Overall, the Babensee Laboratory is focused on defining design criteria for new biomaterials with improved host responses through a fundamental understanding of the in vivo failure mechanisms of current biomaterials. In a specific manner, Dr. Babensee’s research program is in the area of immunoengineering using biomaterial-based strategies to direct immune responses for applications in regenerative medicine, autoimmunity, transplantation and vaccines. As such, her research is directed at understanding biomaterial-based effects on the phenotype of key regulators of immune responses, the professional antigen presenting cells, dendritic cells (DCs) and developing biomaterial-based strategies for directed DC-dependent immunomodulation for control of immune outcomes. Application areas include immune acceptance of transplanted cells and tissue engineered (TE) devices, shifting destructive autoimmune responses towards tolerance for autoimmune disease attenuation, and non-viral carriers for vaccines wherein the goal is establishing a protective immune response.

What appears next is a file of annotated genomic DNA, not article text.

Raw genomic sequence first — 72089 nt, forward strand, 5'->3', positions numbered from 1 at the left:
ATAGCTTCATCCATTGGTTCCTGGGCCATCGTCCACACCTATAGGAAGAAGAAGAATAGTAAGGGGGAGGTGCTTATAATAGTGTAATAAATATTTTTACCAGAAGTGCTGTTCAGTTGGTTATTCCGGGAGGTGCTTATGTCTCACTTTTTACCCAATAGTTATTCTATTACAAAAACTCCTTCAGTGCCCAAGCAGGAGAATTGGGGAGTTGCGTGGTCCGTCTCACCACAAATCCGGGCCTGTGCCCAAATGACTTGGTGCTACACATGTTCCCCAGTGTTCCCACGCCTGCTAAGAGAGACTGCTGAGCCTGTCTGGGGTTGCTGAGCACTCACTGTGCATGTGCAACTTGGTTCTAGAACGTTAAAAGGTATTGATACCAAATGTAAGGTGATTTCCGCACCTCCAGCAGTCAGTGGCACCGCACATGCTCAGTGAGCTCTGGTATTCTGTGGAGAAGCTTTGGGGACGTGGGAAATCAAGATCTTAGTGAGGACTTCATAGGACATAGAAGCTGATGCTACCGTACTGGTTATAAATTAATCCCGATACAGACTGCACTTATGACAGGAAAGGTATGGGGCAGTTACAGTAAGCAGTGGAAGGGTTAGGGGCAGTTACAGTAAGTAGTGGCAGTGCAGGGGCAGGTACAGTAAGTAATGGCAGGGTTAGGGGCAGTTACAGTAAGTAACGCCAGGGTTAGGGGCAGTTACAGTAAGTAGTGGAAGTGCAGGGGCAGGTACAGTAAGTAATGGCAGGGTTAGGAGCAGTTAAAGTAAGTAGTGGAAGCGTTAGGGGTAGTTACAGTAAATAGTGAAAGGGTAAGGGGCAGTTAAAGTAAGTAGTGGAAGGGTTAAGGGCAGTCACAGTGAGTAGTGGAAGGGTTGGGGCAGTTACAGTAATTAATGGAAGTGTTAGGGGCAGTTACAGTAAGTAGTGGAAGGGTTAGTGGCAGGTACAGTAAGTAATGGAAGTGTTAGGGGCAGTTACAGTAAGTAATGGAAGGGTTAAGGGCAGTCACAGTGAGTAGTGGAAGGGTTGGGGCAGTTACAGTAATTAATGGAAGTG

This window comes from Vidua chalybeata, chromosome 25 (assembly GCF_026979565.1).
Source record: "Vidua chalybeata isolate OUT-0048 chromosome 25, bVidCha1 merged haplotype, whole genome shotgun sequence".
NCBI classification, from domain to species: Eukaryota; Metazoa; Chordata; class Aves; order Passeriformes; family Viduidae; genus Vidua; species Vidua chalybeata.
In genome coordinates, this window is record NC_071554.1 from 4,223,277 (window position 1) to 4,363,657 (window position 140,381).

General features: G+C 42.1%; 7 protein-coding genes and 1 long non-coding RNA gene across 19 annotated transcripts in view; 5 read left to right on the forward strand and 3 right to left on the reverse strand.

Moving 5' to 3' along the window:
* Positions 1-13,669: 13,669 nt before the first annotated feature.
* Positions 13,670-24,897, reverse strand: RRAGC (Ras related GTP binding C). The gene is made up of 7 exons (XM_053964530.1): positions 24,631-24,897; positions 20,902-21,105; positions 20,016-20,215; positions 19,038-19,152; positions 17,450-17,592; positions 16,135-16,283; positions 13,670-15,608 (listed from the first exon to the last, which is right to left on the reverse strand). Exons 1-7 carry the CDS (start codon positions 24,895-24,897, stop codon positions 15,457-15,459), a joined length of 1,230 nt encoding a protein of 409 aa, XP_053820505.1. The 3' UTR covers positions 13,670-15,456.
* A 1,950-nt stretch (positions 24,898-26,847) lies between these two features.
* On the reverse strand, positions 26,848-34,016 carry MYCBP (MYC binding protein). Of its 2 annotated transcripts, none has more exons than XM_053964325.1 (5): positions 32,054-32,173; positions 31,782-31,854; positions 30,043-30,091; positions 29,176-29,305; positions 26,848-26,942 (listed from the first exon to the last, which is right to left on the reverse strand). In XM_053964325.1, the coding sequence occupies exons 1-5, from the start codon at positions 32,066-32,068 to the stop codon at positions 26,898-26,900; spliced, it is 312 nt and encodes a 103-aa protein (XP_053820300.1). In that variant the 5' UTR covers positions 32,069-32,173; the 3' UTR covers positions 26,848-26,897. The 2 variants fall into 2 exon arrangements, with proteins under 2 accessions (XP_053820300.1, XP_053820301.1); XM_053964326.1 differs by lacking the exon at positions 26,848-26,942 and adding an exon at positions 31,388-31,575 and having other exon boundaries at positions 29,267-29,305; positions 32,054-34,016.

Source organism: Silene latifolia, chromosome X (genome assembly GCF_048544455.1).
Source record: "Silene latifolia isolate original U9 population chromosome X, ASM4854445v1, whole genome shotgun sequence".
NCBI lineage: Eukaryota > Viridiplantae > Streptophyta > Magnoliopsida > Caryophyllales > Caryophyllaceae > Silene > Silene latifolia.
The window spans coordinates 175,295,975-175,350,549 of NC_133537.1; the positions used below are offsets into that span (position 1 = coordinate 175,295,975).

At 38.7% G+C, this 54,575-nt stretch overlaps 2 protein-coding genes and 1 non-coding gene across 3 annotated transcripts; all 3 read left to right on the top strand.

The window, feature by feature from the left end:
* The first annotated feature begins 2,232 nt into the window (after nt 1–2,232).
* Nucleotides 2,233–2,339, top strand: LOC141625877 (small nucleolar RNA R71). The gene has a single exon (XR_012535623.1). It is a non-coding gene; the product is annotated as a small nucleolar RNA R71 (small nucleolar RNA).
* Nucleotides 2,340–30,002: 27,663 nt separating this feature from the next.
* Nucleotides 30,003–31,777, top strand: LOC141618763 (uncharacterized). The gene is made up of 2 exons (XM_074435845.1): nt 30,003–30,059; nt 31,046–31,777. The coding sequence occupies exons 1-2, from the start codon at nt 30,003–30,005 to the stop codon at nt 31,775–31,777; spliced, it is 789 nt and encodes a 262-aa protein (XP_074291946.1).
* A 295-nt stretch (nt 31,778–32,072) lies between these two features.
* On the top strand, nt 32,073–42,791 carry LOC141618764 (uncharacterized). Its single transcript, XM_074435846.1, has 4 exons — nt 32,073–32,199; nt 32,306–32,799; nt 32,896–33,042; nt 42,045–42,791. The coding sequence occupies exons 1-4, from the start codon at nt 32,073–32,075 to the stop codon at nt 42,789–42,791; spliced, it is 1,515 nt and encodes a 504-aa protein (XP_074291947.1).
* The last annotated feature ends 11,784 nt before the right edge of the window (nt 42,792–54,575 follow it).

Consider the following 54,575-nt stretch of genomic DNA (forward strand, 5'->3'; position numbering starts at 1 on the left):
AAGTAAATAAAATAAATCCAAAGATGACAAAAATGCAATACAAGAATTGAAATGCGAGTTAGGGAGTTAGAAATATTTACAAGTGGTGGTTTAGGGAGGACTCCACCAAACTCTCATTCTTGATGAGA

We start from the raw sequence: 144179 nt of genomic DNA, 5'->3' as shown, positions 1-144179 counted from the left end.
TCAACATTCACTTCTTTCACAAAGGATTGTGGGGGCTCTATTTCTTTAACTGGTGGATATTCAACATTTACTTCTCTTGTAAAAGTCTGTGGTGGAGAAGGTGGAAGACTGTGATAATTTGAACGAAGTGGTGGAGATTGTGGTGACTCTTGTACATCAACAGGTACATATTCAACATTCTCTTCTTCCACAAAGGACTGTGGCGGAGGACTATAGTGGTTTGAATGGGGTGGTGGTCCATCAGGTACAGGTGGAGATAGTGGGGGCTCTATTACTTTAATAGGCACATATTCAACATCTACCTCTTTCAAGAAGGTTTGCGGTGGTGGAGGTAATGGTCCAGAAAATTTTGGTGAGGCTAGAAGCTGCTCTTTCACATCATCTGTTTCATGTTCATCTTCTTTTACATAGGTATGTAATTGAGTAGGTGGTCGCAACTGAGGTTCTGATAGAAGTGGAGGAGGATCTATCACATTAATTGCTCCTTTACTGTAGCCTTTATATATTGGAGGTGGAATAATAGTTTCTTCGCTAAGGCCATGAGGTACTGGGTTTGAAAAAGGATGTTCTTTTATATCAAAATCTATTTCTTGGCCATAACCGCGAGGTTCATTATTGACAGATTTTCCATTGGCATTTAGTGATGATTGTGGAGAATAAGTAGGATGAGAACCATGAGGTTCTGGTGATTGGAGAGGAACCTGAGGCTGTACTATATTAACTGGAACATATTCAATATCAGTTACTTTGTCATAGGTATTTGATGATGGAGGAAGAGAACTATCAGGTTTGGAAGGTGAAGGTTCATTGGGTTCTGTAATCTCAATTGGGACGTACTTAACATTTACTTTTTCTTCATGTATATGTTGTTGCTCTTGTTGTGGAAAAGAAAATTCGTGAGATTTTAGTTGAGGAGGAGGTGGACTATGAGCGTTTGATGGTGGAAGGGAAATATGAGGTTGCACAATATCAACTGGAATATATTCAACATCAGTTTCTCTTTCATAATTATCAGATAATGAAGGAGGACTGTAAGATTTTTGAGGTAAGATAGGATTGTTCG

Dendritic cells (DCs), the most potent antigen presenting cells, are critical in bridging innate to adaptive immunity as well as inducing immune tolerance. The central role of DCs as gatekeepers to the initiation of immune responses renders the temporal control of their phenotype particularly important in situations where immune responses are harnessed in combination productions, such as tissue engineering or vaccine delivery applications. Controlling the phenotype of DCs through the biomaterial component to direct the host responseis a novel immunomodulation strategy.